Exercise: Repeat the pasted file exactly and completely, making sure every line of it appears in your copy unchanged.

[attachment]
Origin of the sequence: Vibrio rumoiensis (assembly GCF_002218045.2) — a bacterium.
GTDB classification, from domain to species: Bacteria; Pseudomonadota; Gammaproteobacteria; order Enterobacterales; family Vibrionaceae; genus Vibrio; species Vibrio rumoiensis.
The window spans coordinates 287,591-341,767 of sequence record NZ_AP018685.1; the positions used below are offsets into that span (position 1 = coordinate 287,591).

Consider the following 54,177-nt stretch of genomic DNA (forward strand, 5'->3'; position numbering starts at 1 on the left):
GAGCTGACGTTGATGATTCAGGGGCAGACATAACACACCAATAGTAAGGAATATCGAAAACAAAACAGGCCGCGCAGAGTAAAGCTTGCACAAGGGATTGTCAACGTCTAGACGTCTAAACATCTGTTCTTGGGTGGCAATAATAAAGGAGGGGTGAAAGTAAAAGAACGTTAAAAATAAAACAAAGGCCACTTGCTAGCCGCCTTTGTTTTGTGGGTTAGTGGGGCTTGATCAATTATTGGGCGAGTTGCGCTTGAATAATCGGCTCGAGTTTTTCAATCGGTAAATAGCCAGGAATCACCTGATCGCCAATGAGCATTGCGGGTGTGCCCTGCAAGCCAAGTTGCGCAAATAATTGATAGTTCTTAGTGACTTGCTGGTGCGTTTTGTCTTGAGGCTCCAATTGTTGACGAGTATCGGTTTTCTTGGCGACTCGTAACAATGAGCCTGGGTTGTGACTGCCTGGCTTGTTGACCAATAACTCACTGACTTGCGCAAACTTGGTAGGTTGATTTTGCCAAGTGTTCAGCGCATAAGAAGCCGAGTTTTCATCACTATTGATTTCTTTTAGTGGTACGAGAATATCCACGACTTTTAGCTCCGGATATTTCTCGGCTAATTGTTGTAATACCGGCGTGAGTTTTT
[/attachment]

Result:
Origin of the sequence: Vibrio rumoiensis (assembly GCF_002218045.2) — a bacterium.
GTDB classification, from domain to species: Bacteria; Pseudomonadota; Gammaproteobacteria; order Enterobacterales; family Vibrionaceae; genus Vibrio; species Vibrio rumoiensis.
The window spans coordinates 287,591-341,767 of sequence record NZ_AP018685.1; the positions used below are offsets into that span (position 1 = coordinate 287,591).

Consider the following 54,177-nt stretch of genomic DNA (forward strand, 5'->3'; position numbering starts at 1 on the left):
GAGCTGACGTTGATGATTCAGGGGCAGACATAACACACCAATAGTAAGGAATATCGAAAACAAAACAGGCCGCGCAGAGTAAAGCTTGCACAAGGGATTGTCAACGTCTAGACGTCTAAACATCTGTTCTTGGGTGGCAATAATAAAGGAGGGGTGAAAGTAAAAGAACGTTAAAAATAAAACAAAGGCCACTTGCTAGCCGCCTTTGTTTTGTGGGTTAGTGGGGCTTGATCAATTATTGGGCGAGTTGCGCTTGAATAATCGGCTCGAGTTTTTCAATCGGTAAATAGCCAGGAATCACCTGATCGCCAATGAGCATTGCGGGTGTGCCCTGCAAGCCAAGTTGCGCAAATAATTGATAGTTCTTAGTGACTTGCTGGTGCGTTTTGTCTTGAGGCTCCAATTGTTGACGAGTATCGGTTTTCTTGGCGACTCGTAACAATGAGCCTGGGTTGTGACTGCCTGGCTTGTTGACCAATAACTCACTGACTTGCGCAAACTTGGTAGGTTGATTTTGCCAAGTGTTCAGCGCATAAGAAGCCGAGTTTTCATCACTATTGATTTCTTTTAGTGGTACGAGAATATCCACGACTTTTAGCTCCGGATATTTCTCGGCTAATTGTTGTAATACCGGCGTGAGTTTTT